PolyDPG : a discontinuous Petrov-Galerkin methodology for polytopal meshes with applications to elasticity




Mora Paz, Jaime David

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Over the last two decades, the computational mechanics community has witnessed a growing interest in the development of discretization of boundary value problems (BVPs) on meshes of polygons and polyhedra (i.e., polytopes) of a more general kind than the typical element shapes used in finite element (FE) methods. Among many problems addressed with polytopal discretization techniques, several authors have focused on simulating large deformation of elastomers with rigid inclusions. These works deal with the nonlinear elasticity equations in 2D and hyperelastic materials. Their results have demonstrated a larger capacity for stretching with polygonal meshes, in comparison with standard meshes (solving with a similar number of degrees of freedom). This is one of the scenarios where polytopal numerical methods have been claimed to deliver superior performance to the standard FE techniques. A specific practical problem, with similarities to the mentioned result, is a recent study by Brown and Long on the deformation under compressive loads of a silicone elastomer (the matrix material) with glass micro-balloons as inclusions, a type of composite material known as an elastomeric syntactic foam. The problem has been marked as a simulation challenge by Sandia National Laboratories (SNL). The positive experience with polygonal meshes in 2D suggests that, in 3D, methods that support polyhedral elements may turn out to be well-suited for this specific application.

The Discontinuous Petrov-Galerkin (DPG) FE methodology has proven to be a variationally flexible discretization method, crafted with automatic discrete stability via the use of optimal test functions, and naturally coupled with adaptivity. DPG has been recently introduced into the family of polygonal methods by Vaziri, Fuentes, Mora and Demkowicz, who have labeled their proposed methodology as PolyDPG. In 2D, the extension of DPG to polygonal elements has been enabled by the ultraweak variational formulation and broken test spaces. With respect to the ultraweak formulation, PolyDPG is a conforming method in 2D and, in special cases, in 3D as well. For general polyhedral meshes, PolyDPG is actually a non-conforming discretization. Given the special properties of DPG and the ultraweak variational formulation, we believe that PolyDPG can develop into a tool capable of solving difficult linear and nonlinear BVPs.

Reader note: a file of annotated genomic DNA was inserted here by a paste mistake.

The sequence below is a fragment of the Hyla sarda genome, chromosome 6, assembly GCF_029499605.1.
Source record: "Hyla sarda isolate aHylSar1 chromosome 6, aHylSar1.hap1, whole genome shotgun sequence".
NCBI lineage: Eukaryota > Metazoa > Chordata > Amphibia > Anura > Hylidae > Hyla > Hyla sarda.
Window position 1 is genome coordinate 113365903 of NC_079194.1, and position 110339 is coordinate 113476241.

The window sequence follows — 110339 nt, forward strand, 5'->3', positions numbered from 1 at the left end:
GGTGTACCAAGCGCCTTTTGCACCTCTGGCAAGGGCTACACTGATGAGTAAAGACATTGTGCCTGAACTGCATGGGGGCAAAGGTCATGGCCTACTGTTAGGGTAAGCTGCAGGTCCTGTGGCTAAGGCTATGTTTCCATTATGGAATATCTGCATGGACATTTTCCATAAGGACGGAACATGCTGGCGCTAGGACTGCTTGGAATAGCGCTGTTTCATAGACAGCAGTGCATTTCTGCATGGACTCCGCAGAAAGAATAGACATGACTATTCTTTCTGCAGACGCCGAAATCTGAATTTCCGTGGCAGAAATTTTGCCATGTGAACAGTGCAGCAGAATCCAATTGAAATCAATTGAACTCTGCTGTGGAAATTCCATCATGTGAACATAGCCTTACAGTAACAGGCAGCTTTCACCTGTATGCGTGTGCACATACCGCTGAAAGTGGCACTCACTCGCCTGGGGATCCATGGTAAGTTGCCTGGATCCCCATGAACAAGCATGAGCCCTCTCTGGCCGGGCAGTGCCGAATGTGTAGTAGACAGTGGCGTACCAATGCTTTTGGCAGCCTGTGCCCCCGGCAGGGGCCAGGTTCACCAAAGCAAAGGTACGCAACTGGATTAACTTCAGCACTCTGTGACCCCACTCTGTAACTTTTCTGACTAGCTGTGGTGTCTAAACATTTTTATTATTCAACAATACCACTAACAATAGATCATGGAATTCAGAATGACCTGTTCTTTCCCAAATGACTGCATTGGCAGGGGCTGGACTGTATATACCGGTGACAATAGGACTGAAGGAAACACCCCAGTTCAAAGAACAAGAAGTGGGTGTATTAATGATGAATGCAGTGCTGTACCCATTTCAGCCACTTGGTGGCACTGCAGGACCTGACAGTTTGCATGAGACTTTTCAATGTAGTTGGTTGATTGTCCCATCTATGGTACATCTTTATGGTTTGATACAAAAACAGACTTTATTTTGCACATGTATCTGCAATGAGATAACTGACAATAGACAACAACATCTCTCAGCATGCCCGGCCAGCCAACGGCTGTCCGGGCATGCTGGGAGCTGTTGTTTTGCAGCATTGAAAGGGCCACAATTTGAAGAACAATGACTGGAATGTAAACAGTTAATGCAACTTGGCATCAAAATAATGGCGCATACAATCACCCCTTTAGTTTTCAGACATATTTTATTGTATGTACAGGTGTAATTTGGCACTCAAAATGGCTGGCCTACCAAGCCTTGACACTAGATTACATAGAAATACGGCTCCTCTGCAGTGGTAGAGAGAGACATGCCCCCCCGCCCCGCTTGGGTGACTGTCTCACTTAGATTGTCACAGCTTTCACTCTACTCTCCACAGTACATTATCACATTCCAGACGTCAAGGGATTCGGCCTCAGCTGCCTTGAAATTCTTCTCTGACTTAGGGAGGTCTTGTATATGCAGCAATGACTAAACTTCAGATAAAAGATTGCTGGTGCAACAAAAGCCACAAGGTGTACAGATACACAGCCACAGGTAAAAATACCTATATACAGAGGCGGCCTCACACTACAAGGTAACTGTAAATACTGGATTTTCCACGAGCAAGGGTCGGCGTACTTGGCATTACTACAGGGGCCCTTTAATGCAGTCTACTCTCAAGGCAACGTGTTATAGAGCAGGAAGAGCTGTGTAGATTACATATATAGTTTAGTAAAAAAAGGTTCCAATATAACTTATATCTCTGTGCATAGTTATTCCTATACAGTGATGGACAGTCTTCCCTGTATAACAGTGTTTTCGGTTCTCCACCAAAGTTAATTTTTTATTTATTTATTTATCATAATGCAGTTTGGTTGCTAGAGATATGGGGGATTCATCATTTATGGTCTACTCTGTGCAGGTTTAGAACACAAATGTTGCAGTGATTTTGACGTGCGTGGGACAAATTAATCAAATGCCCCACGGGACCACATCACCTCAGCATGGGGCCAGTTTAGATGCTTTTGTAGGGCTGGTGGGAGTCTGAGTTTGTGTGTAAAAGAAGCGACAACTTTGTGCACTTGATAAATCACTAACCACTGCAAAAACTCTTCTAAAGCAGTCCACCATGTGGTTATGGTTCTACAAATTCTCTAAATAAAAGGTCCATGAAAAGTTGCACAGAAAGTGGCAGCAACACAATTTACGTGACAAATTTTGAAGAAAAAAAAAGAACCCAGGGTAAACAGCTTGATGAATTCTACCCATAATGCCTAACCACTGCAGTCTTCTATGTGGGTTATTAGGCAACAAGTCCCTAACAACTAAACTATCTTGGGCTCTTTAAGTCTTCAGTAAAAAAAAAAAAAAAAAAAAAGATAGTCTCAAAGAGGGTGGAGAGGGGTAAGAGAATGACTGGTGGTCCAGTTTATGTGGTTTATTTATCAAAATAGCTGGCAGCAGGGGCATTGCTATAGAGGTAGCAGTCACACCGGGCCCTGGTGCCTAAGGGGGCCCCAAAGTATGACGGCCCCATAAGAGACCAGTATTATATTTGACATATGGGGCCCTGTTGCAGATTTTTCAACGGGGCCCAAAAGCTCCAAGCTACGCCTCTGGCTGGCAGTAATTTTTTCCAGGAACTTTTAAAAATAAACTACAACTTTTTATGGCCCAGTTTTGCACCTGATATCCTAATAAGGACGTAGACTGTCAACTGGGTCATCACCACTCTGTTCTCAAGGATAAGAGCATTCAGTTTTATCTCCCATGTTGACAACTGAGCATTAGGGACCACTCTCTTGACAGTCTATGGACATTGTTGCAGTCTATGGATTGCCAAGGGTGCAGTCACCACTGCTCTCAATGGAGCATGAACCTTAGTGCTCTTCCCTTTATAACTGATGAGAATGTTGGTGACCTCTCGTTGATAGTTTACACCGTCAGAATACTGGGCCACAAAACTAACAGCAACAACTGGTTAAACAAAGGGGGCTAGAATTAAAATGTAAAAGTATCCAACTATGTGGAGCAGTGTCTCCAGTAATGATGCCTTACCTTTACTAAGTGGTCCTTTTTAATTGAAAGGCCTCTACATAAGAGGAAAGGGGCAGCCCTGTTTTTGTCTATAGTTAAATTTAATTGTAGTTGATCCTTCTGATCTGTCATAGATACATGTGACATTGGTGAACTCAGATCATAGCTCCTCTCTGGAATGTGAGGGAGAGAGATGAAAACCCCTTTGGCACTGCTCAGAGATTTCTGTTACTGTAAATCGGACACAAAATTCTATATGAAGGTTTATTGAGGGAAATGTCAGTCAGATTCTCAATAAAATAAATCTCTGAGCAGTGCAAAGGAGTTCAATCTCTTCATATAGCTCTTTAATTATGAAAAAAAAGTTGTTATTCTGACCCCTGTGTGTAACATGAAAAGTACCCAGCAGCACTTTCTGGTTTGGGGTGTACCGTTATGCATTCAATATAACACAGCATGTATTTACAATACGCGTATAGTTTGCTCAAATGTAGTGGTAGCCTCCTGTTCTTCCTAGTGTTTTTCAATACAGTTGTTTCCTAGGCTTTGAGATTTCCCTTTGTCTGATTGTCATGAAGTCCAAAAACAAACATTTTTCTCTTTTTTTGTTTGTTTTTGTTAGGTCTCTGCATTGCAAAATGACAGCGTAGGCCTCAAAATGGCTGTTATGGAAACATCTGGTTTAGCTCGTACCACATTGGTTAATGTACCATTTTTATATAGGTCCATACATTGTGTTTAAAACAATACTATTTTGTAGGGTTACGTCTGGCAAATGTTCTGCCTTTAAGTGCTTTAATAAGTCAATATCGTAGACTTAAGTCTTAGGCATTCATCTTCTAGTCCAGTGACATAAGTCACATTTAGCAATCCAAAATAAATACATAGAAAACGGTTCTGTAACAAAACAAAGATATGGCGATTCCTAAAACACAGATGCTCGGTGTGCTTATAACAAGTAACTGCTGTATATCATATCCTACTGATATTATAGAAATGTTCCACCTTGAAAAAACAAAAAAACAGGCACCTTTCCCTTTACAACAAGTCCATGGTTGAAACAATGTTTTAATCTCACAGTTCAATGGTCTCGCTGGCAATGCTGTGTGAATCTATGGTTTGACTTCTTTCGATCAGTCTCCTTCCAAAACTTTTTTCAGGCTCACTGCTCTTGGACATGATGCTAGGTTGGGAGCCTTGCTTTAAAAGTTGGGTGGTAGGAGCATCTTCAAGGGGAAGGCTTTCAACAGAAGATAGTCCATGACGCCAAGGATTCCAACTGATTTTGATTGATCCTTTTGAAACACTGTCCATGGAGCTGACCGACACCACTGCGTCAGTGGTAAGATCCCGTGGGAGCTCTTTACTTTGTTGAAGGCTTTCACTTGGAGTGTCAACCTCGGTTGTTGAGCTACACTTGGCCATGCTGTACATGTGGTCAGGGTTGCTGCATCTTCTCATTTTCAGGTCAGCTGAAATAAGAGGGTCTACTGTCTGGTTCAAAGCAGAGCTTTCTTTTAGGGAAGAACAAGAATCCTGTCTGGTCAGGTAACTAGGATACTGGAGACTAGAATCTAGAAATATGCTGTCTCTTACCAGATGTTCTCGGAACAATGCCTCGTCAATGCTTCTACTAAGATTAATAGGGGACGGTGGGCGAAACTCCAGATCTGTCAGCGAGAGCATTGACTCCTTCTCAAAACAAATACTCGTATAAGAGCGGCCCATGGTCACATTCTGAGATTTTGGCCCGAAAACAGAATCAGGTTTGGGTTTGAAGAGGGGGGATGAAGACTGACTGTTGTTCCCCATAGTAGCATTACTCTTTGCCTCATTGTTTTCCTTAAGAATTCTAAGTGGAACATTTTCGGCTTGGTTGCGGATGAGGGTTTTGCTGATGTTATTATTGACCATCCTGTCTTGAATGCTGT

In this dissertation we have engaged in three main goals, all of which will ultimately take us closer to a solution of the presented challenge problem through PolyDPG.

First, we analyze the mathematics of PolyDPG as a non-conforming DPG method for linear BVPs in 3D, which helps in understanding its convergence. As a second goal, we develop the computational tools that are required for the implementation of the three-dimensional version of PolyDPG as a geometrically flexible, multiphysics and high order approximation FE method. A series of numerical experiments for the Poisson equation and the linear elasticity equations illustrate the convergence behavior of PolyDPG for different types of meshes and approximation orders. The work of our third goal, which is embodied in Part II of this dissertation, has as its starting point, the study of the theory related to hyperelastic materials and the nonlinear problem of finite elasticity. Next, we cover the derivation of a novel ultraweak formulation of the corresponding linearized problem. Once we have a discrete formulation suitable for PolyDPG, we propose a model problem that resembles the elastomeric syntactic foam problem. By means of a nonlinear solver, we perform a set of numerical experiments to assess the performance of PolyDPG and the new formulation. The results provide evidence that PolyDPG can indeed be a useful tool to carry out simulations that successfully capture large deformations in hyperelastic materials in 3D.


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